When ARM finally will meet requirements of a modern workstation (execute complex javascript powered webpages/webapps; run games; encode/edit videos etc; able to run VMs/virtualize) it will be just as heavy/"power inefficient" as x86. And everybody will choose x86 because of tons of legacy software supported.
 
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#34
Can't you see all the things that have literally migrated over to ARM platforms? See the incredible evolution since the iPhone was released?

I don't need x86 to do any of these things anymore.

-Email
-Websurfing
-Games (think Angrybirds which is now much more popular on ARM than PC)
-Videoconfrencing via skype
-Productivity software (is still in its infancy)

Hell, if I could walk up to a keyboard and monitor and wirelessly sync my phone with them I don't think I would need a PC (once MS gets their ass in gear and makes a proper ARM port of Office). The only problem right now with smartphones and tablets is the interface is sometimes not as good as the PC counterparts especially for productivity tasks. Optional sync solves this completely.

Sure some tasks require serious horsepower, but not many and rarely does the average person need it. Also, cloud processing will lend a helping hand in this respect when the time comes. This is the heavy lifting that Intel will be doing.

Anyways, its crystal clear to me. I'm surprised others don't see it.
None of them things have 'literally migrated' to mobile devices at all, sure they can do them, but every single one is substandard compared to doing them on a pc or mac
 
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#35
When ARM finally will meet requirements of a modern workstation (execute complex javascript powered webpages/webapps; run games; encode/edit videos etc; able to run VMs/virtualize) it will be just as heavy/"power inefficient" as x86. And everybody will choose x86 because of tons of legacy software supported.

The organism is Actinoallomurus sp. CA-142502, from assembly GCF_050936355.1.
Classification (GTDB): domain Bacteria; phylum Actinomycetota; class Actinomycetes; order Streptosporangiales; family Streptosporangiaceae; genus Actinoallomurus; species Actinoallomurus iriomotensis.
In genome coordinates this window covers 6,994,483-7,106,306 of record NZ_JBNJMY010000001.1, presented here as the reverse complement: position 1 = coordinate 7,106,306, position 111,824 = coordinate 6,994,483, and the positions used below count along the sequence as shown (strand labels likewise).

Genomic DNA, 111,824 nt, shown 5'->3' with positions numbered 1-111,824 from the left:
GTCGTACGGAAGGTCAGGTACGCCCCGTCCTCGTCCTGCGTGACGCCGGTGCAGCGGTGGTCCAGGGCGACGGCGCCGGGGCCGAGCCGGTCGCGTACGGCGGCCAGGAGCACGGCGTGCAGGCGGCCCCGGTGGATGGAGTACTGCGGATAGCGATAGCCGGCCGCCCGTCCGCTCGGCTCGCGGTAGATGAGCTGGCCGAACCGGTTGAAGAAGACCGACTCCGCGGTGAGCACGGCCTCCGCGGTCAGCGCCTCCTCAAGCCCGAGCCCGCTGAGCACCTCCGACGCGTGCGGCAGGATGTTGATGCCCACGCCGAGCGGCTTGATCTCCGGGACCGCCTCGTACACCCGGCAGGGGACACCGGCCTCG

Those ARM Processors are doubling in cores with pretty much the same power efficiency and increasing in Ghz.

Legacy software support can only be there for so long, if Intel and the market keep progressing for so long. The idea is, everything pretty much get's to old, and sometimes it's replaced with something completely different. (Take for instance, Steve Job's and everything he has changed drastically.)

@ the rate ARM processor's are going, there going to be very fast, fast enough to run java, encode video's, and add VM's.
What make's you think they will progress to heavy, power hogging design's where EVERYTHING in there trend is to stay small, no matter what.

ARM processor's are going to keep there market, they have to because that's what they compete the best in, there going to grow enough where they can finally address other market's with there own version's of software and compatibility.

It's like saying, ARM's will never progress, because the only thing ARM processors are not doing right now, is everything you mentioned above. Believe it when you see ARM processors with java capability's, Vm's, Encoding, Heavy gaming.

Because that's all they got left to start progressing towards.

And if anything there will be ground breaking new software that will do exactly everything you said above, for ARM processor's that's all they have to look forward to. Nothing's necessarily stopping them.
 

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#36
How do we know if our motherboards support
" The motherboards feature ME8L UEFI update. For this:
o Your motherboard support currently feature a UEFI firmware
o It should support ME8L update process at the physical level, where the EEPROM is sufficiently large" ?

Will be buying the MSI Z68A-65GD G3
You can find out if the board you're about to buy features UEFI by looking up reviews. As for "sufficiently large" EEPROM, We need to find out more about what's "sufficiently large", and what else goes into making a UEFI-driven motherboard capable of ME8Legacy update. One thing that's clear is that upgrading to that Ivy Bridge-compatible firmware isn't looking to be as easy as flashing your board. Boards with legacy BIOS are technically already locked out of Ivy Bridge, unless Gigabyte's BIOS engineers pull off some hack like they did with HybridEFI (which isn't actually EFI, but legacy BIOS with an address space tweak that lets it boot from large volumes).
 

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#37
You can find out if the board you're about to buy features UEFI by looking up reviews. As for "sufficiently large" EEPROM, We need to find out more about what's "sufficiently large", and what else goes into making a UEFI-driven motherboard capable of ME8Legacy update. One thing that's clear is that upgrading to that Ivy Bridge-compatible firmware isn't looking to be as easy as flashing your board. Boards with legacy BIOS are technically already locked out of Ivy Bridge, unless Gigabyte's BIOS engineers pull off some hack like they did with HybridEFI (which isn't actually EFI, but legacy BIOS with an address space tweak that lets it boot from large volumes).
I'll be keeping my PCIe 3.0 samples to check out how it works, when an updated BIOS and these CPUs are released. I've made commitments to both MSi and GIgabyte to cover the issue when devices are available in the retail space.